We arrived at our mutual destination - Penrose Campsite - at precisely the same moment, with us duly fish tailing our way to our pitch, and the storm rolling and roaring overhead. I glanced in the rear view mirror to see the kids peering back at me wide-eyed as I steered our little ship over green fields and brown mud. Finally the engine stilled, the whip-whop of the wipers ceased, and with a suitably theatrical thunder-crack, we had arrived. And here we were introduced to one of the joys of the van. That feeling of security and invulnerability as you turn the front seats around, fire up the kettle, and set up your little table. Our van was supplied by Ventura, a bespoke company just up the road from us in Devon. The thing I particularly love about Ventura is that everyone who works there seems to be genuinely, completely over the moon that they are actually making campervans. Picking up the van for the holiday means chatting to several people who are more excited about the whole thing than you are. The storm raging outside meant that we could explore inside, which the girl set about with some gusto. There were - for a start - some multi-coloured interior lights that activated on the press of a button. A promising start to say the least. There was also the pop up roof that revealed a den (I did explain that this was actually a sleeping space, but plainly the folks who had designed it had a den in mind when they did so, any six year old would tell you that). What was even better that it created a haven in the storm, one that was soon occupied by various cuddly toys and colouring books. Tam and I bustled about making coffee and stuffing things into cupboards. This is when a powerful, essential theme of camper van life emerged, and one which now sees me throw myself upon the mercy of the reader. It’s a pressing issue, and we need help. Your help. Systems. To really, really enjoy life in a camper van you need systems. This became readily apparent as the storm moved on, releasing us from our incarceration onto a green field that now glistened like scattered emeralds. The kids were away, throwing open the door to run shrieking through the wet grass, electrified by the storm, energised by the proximity of the sea and the appearance of a weak sun that peeked out from behind metallic clouds. Tam and I also emerged, and began to unpack. This scene was repeated around the field, but with one subtle difference. Everyone seems much better at it than we were. Systems you see. Systems. Our technique, ably assisted by Isla and Molls, was to unpack the entire van, then rummage about in the debris to find what we needed. Our neighbours, who swiftly gained god-like status in my eyes, merely moved from indoor mode to outdoor mode. Fire pits were produced and duly inflagrated (not sure that’s a real word, but I’m using it anyway). Containers were produced with Rooibos tea, clever foldy things were unfoldy’d (see brackets in previous sentence). Drying racks appeared, windbreaks unfurled, and a palpable air of calm and bonhomie descended on one and all. But not for the grubby newcomers - oh no. I couldn’t find the matches, which wasn’t actually that relevant as I’d forgotten the fire pit anyway. I had to crawl under the van to retrieve our frisbee, which made my jeans extremely wet. I tried drying them on a wing mirror, which instead made then form into a clammy lunge shape, gently steaming in the sunshine with accumulated man-gravy from the nervous last stages of the drive down. And it’s not like I’m new to outdoor living. I’ve run numerous expeditions to far flung corners of the globe over the years, but then again for these my team members weren’t two (sometimes three) mutinous girls who suspected that I was out of my depth. They say that nature abhors a vacuum, well I’ll elaborate on that by saying the little people abhor order and structure. My feeble attempts at imposing discipline and neatness were batted away with the contempt they undeniably deserved. So here is a question if I may? What five things would you say, as camper van veterans, are indispensable for newbies like us? Any responses gratefully received, for our adventure has only just begun and - if this first experience is anything to go by - will be one of many for decades to come. Because it was slowly dawning on me that all was not lost. Far from it - we were actually really, really beginning to enjoy ourselves. Our first night was rather lovely, as the rain and wind returned but we slept secure in the womb-like interior of Ashley. I even turned off all the lights, and put on a soundtrack of a wooden ship sailing through a stormy sea - all creaks and waves, with the odd whip crack of the rigging and the cry of a gull - and told the girls to imagine the voyage they were on. Ashley rocked gently in the gale, and yet the girls were asleep within minutes, riding their dreams to distant shores.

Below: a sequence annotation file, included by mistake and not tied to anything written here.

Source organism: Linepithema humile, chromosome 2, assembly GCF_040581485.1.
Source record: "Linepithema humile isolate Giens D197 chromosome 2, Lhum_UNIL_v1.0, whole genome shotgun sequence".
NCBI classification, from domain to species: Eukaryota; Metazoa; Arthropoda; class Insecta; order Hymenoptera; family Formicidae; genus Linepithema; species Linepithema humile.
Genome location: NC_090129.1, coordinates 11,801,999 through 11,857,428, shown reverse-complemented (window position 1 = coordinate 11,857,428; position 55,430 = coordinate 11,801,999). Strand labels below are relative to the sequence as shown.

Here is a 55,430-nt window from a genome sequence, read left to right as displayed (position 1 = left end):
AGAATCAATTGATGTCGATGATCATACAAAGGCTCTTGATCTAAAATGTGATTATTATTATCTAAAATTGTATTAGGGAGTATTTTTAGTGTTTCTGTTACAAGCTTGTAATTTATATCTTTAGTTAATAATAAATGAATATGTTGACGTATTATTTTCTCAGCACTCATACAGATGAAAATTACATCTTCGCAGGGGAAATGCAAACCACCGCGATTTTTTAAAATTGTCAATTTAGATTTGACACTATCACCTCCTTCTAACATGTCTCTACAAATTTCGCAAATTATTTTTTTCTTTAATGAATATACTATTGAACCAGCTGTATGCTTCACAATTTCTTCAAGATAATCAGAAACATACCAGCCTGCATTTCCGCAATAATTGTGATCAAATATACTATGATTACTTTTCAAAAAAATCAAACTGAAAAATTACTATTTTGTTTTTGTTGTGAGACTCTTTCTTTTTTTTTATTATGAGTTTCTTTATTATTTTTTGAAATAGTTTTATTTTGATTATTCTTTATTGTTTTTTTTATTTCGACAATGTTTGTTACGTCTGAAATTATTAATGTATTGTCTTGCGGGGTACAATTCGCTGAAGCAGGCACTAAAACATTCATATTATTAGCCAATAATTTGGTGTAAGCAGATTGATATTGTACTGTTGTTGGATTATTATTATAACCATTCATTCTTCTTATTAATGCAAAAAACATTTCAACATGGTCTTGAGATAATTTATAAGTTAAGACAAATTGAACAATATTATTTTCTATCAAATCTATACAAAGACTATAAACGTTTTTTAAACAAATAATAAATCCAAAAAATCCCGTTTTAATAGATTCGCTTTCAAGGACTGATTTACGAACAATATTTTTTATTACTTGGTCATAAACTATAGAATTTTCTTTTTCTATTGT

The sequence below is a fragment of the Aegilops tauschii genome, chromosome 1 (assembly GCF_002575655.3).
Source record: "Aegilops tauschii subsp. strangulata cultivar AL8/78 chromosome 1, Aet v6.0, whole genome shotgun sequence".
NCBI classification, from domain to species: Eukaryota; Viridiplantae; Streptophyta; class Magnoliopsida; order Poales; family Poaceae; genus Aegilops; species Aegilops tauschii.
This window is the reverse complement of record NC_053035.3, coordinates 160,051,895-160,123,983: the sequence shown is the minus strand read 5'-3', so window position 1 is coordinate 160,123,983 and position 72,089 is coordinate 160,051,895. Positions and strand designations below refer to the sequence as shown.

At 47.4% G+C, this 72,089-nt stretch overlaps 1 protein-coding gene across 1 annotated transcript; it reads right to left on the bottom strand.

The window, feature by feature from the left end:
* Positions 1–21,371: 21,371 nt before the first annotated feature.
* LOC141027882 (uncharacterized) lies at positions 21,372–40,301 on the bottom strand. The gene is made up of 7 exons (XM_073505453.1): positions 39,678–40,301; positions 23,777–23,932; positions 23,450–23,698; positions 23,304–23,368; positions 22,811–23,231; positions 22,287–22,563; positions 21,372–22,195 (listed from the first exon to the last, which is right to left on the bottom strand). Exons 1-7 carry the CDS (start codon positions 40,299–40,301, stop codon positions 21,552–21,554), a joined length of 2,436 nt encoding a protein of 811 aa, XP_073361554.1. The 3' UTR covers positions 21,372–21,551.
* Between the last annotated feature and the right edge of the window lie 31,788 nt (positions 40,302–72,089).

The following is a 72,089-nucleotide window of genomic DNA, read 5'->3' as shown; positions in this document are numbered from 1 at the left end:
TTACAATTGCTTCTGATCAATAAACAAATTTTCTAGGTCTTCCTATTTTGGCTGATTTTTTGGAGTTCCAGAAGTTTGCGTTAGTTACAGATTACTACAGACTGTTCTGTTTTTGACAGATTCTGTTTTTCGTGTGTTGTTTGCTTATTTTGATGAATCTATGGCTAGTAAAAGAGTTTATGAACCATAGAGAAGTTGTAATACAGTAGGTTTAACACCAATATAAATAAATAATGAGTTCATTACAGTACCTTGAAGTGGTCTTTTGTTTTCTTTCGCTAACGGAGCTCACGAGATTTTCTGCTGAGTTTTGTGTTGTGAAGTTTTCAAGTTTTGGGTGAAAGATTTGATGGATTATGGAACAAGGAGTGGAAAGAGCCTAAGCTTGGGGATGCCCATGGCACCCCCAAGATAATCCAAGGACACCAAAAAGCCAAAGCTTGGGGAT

The next few days saw a foray in Ashley to Porthleven, where the lowest of low tides saw the girls looking at me reproachfully as they stood up to their wet suit clad knees in the harbour as I shrilly implored them to “look closely and there’s loads of crabs”. Porthkernow Beach provided cold Atlantic breakers into which the girls plunged, hastily followed by my good self as safety cover, with both of them hanging onto the manes of white horses as they reared and plunged towards the shore. Onwards to the Minnack Theatre, where the rain cleared just long enough for blue skies to show us to our seats, before a vast cloud sailed into view like a great, grey blimp, to pause overhead and open the bomb bays. And then onto the playground at Helston. This rose, Atlantis-like, from a puddle eight inches deep, which the girls decided was a cut price log-flume and thundered gleefully off the end of the slide fully clothed. As a final hurrah, Isla decided to attempt the largest of the metal slides, made slick by droplets in it’s smooth interior. Her exit at about 300 knots from the end was - happily - witnessed by daddy, as was her rictus gurn of pure terror. I did what all responsible parent would do in the same situation, by taking a photo and immediately posting it on twitter. It did gratifyingly well, hitting a record 112 likes, a fact somewhat lost on Isla as I picked her up from several yards away, at the end of a perfect furrow carved in the bark chippings of the playground floor. And all the while, waiting for us to come home, was Ashley. Our base camp for many a foray, our den, our haven, and our magic carpet as we trundled through the lanes of Cornwall. Systems did emerge by the end of the holiday, they just weren’t very good ones. But we will get better, under the benign tutelage of our friends who already have the camper van bug, and the wider nomadic community. No longer will our trips be defined by the strapline “Where did I put the….”. Ashley for his part give me the distinct feeling that he wants to stretch his legs, to show us the mountain and the moor, the cove and the copse. We will explore together. So the adventure begins. We’re hooked, although we ride on a wave of camper van innocence. That won’t stop us - as Ross Edgely memorably commented “You must be naive enough to start, and stubborn enough to finish” - but those five tips would speed us on our way. I’ll just nip off and check the email……